“There’s a lot of platitudes that you hear in this area, but this discussion has blown me away.” Fawn Annan, moderated an evening on the future of work and the role that inclusion plays sponsored by Amazon and Technation.The event was billed as “Raising the Bar on Tech Accessibility and Inclusion.” It certainly fulfilled that promise.One (but only one) of the many highlights of the night was a discussion with Brendan Gramer, a senior user experience (UX) designer with Amazon.
Gramer led off the evening with a candid and riveting talk about his struggles and triumphs in his career, his work with Amazon and how organizations can build a “culture of inclusion.”
“Accommodation is not enough,” said Gramer. He said that we all need to ask ourselves tough questions. “What does it mean to be a deaf person?” From there, the job of inclusion is not just to remove obstacles, which is important, but we must also, in his words, “Bring people in, make them feel we are valued.”
Gramer gave insights into some of the challenges we might not think about. For example, for many deaf people, “wearing masks was a challenge.” Why? The answer is something that the average person might not realize but, according to Gramer, sign language isn’t just hand movements but “it depends a lot of facial expression.
“Gramer discussed the issue of a the large amount hidden or undisclosed disabilities. “When you look at them you don’t see them.” He noted that “40 per cent of the workforce has a disability. On 3.3 per cent ‘self-dislosed’.”
Gramer offered some practical examples of how technology can facilitate accommodation. Amazon has hired sign language interpreters but in such a large company with multiple locations, they’ve made these available everywhere with “mobile Amazon interpreting stations.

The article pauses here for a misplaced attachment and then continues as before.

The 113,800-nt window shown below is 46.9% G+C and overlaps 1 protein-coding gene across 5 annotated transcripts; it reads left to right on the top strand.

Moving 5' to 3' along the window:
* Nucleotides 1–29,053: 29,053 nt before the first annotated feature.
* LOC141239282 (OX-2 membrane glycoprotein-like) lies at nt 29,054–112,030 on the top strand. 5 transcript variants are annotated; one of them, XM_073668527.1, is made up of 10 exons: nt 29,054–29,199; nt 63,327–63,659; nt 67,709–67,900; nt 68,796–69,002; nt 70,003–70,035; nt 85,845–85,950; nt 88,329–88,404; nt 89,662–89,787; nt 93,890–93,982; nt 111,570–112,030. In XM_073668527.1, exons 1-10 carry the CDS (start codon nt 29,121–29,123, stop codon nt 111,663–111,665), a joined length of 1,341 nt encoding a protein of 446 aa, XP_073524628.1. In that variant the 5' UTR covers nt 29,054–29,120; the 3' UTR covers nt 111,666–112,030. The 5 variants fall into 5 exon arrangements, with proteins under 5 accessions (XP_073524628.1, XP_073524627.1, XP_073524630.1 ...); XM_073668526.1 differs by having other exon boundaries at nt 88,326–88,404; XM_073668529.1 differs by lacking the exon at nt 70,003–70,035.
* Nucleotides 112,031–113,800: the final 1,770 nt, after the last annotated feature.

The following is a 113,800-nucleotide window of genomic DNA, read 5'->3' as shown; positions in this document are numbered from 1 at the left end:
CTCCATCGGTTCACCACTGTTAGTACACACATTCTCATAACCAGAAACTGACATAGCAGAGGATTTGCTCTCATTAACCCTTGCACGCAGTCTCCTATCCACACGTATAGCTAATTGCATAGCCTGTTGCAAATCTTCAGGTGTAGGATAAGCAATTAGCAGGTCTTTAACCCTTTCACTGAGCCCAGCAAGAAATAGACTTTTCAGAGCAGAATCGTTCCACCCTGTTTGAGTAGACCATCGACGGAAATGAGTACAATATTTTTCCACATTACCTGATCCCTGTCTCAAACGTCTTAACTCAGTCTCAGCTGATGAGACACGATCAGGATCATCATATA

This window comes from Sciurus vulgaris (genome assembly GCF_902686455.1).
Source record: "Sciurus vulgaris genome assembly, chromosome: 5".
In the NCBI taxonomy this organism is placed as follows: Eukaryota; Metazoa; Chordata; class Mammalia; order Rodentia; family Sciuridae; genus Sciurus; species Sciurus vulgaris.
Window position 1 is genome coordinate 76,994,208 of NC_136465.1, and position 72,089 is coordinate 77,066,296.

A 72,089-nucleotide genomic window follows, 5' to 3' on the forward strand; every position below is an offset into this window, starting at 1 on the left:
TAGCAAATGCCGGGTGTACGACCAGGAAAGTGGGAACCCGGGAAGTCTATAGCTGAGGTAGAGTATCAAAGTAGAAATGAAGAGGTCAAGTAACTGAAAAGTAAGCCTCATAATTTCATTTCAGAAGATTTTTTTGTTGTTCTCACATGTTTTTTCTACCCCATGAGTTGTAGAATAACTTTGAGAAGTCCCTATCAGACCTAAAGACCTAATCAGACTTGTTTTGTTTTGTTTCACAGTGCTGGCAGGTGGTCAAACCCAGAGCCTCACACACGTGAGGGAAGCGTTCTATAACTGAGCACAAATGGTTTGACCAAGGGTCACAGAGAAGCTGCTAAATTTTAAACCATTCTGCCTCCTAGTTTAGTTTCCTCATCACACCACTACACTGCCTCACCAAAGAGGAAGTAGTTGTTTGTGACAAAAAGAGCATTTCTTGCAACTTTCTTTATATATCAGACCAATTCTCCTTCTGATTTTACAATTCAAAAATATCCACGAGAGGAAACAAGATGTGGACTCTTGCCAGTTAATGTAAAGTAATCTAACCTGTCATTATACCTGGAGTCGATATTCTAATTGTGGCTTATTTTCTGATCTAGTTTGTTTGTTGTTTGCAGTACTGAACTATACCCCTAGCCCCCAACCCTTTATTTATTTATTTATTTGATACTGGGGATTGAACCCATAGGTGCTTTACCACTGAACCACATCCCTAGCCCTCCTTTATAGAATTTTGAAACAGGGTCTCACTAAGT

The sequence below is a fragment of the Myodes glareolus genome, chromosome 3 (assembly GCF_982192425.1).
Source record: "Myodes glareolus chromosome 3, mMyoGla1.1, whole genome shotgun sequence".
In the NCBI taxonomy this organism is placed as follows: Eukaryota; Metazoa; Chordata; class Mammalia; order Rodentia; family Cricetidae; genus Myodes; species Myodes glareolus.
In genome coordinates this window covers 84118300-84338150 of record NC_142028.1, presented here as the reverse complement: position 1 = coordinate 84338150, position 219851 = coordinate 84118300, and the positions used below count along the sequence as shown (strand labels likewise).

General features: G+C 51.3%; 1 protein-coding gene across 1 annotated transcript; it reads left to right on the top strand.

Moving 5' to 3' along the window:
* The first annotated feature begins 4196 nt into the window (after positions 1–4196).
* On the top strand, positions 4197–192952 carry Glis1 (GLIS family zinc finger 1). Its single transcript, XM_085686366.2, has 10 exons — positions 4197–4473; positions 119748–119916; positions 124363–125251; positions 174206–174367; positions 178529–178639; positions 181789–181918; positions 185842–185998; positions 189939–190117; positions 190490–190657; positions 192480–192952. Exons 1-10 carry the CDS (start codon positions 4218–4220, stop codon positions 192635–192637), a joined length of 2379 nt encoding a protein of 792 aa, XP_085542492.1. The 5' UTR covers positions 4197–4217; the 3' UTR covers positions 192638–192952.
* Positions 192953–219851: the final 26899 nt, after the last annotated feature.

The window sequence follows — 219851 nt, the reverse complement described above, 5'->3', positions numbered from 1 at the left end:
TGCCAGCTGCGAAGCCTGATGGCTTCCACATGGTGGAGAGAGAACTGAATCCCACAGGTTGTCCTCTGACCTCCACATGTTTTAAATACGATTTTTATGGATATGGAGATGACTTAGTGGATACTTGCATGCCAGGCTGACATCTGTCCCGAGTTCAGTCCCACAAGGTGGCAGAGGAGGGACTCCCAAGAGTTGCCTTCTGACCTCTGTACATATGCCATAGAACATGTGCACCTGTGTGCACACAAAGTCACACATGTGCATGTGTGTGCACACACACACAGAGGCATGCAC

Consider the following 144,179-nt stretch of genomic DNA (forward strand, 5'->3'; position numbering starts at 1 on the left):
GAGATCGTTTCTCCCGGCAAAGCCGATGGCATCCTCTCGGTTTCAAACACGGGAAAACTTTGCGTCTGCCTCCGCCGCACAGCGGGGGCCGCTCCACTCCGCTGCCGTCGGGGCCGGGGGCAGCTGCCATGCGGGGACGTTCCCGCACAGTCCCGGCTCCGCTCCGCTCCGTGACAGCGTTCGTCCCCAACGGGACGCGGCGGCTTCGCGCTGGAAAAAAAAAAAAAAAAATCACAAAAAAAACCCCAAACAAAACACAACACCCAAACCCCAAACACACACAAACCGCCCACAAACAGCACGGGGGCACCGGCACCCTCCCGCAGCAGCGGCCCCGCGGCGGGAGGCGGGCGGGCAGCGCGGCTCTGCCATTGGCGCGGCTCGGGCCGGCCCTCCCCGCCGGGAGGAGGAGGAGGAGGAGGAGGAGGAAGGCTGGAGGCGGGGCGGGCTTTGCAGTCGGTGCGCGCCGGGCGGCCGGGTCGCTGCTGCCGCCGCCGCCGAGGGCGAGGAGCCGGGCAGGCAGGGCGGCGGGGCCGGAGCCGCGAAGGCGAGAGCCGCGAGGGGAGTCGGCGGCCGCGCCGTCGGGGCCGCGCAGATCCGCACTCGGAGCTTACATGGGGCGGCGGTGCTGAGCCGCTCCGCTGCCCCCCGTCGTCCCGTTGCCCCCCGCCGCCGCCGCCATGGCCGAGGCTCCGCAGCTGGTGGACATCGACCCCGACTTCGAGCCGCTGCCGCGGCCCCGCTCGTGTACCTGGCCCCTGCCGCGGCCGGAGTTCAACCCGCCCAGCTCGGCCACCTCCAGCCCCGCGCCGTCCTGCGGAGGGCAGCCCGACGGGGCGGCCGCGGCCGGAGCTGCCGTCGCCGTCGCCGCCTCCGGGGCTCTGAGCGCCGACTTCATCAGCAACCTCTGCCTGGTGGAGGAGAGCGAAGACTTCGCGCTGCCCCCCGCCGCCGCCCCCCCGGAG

As questions were taken, host Annan asked, “where do the ideas come from?” Gramer’s answer was simple and powerful. “You work backwards from the customer.”
While this is advice that any UX designer should take to heart, Gramer noted that this has a particular impact on those with disabilities. His question in this case is, “what about this product will be impactful for a person with disabilities?” That question leads to small but powerful moments. Gramer gave the example of a “quadraplegic who can watch T.V. without assistance from a family member.”
Those of us in the audience saw this example in an earlier video shown at the event, but the real poignancy hit us all when Gramer pointed out what we all could see, but might not have truly appreciated.”
Which lead us all to the best advice that we could all take if we want to build a culture of inclusion that includes both the seen and unseen disabilities of our employees and customers.
Gramer stated it simply and powerfully. “Be kind. Be open. Do small things.”
This is the second of three of these events. The next will be in June of 2021. For those who are interested in hearing more about the future of work, Fawn Annan is headlining an online event on October 27th from 12:00 to 1:30 ET. You can register using this link.
The post Make big impacts by doing “small things.” Insights from a deaf UX designer first appeared on IT World Canada.